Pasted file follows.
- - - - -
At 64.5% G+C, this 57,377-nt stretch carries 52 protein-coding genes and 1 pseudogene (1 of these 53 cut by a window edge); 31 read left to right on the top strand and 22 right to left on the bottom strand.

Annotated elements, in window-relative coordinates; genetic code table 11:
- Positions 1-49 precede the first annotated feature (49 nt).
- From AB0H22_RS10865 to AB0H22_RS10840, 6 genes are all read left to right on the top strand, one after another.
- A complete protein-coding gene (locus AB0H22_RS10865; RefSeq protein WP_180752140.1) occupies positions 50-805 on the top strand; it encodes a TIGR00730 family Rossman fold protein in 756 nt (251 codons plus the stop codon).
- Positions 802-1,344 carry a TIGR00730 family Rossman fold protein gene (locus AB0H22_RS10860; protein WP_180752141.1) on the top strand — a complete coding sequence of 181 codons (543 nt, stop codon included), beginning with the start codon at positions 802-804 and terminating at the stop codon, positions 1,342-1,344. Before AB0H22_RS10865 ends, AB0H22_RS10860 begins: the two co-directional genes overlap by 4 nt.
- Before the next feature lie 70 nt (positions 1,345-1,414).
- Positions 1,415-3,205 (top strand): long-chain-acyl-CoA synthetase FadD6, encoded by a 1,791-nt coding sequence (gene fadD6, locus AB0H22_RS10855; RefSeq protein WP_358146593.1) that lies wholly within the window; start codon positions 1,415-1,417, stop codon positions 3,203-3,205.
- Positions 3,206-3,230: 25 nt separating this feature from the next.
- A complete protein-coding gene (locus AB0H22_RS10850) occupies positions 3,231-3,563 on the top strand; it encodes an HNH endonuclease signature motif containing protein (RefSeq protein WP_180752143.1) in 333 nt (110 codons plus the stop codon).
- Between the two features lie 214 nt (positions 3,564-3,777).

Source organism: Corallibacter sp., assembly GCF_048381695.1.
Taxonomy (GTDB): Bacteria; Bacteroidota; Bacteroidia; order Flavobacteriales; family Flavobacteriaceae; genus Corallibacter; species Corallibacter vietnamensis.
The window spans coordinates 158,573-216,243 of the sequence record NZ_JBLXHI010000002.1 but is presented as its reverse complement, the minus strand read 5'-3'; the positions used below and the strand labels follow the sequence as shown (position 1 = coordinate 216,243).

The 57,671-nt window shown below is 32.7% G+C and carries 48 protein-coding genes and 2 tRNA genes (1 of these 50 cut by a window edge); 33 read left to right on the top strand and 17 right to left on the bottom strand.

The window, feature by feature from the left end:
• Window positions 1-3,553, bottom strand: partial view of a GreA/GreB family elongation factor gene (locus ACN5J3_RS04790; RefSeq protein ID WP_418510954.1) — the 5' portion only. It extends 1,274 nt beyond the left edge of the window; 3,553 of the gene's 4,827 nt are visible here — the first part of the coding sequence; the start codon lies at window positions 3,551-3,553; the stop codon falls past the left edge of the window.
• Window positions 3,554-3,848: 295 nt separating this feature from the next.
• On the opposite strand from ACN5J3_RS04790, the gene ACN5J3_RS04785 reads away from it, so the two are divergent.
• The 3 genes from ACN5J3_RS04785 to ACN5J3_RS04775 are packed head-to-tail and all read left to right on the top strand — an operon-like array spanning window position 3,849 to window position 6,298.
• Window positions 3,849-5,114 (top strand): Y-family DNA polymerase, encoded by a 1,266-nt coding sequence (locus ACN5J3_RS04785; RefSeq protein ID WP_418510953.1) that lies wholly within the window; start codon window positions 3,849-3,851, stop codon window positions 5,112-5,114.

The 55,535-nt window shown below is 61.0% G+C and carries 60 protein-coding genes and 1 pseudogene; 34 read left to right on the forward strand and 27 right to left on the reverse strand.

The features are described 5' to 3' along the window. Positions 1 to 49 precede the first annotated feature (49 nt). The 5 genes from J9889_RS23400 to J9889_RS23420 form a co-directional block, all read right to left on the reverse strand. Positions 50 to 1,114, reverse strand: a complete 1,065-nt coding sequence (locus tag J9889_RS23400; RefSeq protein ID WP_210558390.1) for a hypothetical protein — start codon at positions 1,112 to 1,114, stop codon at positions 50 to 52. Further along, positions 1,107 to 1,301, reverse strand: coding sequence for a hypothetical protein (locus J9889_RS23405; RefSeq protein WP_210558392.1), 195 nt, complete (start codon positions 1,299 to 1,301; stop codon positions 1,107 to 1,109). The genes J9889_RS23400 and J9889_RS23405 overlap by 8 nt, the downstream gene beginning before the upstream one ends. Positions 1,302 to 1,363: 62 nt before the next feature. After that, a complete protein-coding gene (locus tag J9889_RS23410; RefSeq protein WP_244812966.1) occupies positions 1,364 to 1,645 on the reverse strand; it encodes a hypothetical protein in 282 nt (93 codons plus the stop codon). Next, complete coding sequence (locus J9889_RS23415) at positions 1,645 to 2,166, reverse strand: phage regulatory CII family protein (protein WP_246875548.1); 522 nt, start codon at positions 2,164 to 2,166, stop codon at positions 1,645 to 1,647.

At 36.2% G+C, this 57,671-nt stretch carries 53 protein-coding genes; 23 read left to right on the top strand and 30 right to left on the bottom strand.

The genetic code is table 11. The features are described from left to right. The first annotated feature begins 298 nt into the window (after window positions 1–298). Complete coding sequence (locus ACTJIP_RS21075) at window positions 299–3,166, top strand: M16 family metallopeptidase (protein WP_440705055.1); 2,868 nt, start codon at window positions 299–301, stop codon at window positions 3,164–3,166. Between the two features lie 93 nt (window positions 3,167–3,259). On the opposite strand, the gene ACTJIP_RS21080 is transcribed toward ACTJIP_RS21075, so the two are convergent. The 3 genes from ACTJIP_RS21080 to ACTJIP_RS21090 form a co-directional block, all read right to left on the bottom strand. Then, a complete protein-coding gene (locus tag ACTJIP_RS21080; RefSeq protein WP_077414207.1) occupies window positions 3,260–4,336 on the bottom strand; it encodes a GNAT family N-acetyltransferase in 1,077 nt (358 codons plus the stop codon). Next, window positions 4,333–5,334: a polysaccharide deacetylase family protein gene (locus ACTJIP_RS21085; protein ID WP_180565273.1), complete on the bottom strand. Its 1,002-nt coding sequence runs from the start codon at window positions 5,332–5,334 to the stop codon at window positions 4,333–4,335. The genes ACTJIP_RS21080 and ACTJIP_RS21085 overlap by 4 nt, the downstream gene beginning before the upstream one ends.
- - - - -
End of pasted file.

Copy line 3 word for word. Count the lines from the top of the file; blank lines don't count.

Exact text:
- Positions 1-49 precede the first annotated feature (49 nt).